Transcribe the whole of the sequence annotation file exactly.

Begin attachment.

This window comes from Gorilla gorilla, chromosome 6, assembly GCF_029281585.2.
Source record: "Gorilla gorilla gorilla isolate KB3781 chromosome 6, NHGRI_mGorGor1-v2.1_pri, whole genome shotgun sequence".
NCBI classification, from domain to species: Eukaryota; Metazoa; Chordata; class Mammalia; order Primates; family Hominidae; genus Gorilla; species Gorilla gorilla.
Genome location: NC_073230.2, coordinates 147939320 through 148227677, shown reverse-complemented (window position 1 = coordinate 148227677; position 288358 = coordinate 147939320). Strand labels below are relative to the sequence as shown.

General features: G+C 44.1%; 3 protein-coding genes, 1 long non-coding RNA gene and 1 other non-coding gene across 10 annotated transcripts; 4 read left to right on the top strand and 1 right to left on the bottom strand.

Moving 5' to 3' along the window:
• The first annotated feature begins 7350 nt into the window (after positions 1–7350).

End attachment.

This window comes from Gorilla gorilla, chromosome 6, assembly GCF_029281585.2.
Source record: "Gorilla gorilla gorilla isolate KB3781 chromosome 6, NHGRI_mGorGor1-v2.1_pri, whole genome shotgun sequence".
NCBI classification, from domain to species: Eukaryota; Metazoa; Chordata; class Mammalia; order Primates; family Hominidae; genus Gorilla; species Gorilla gorilla.
Genome location: NC_073230.2, coordinates 147939320 through 148227677, shown reverse-complemented (window position 1 = coordinate 148227677; position 288358 = coordinate 147939320). Strand labels below are relative to the sequence as shown.

General features: G+C 44.1%; 3 protein-coding genes, 1 long non-coding RNA gene and 1 other non-coding gene across 10 annotated transcripts; 4 read left to right on the top strand and 1 right to left on the bottom strand.

Moving 5' to 3' along the window:
• The first annotated feature begins 7350 nt into the window (after positions 1–7350).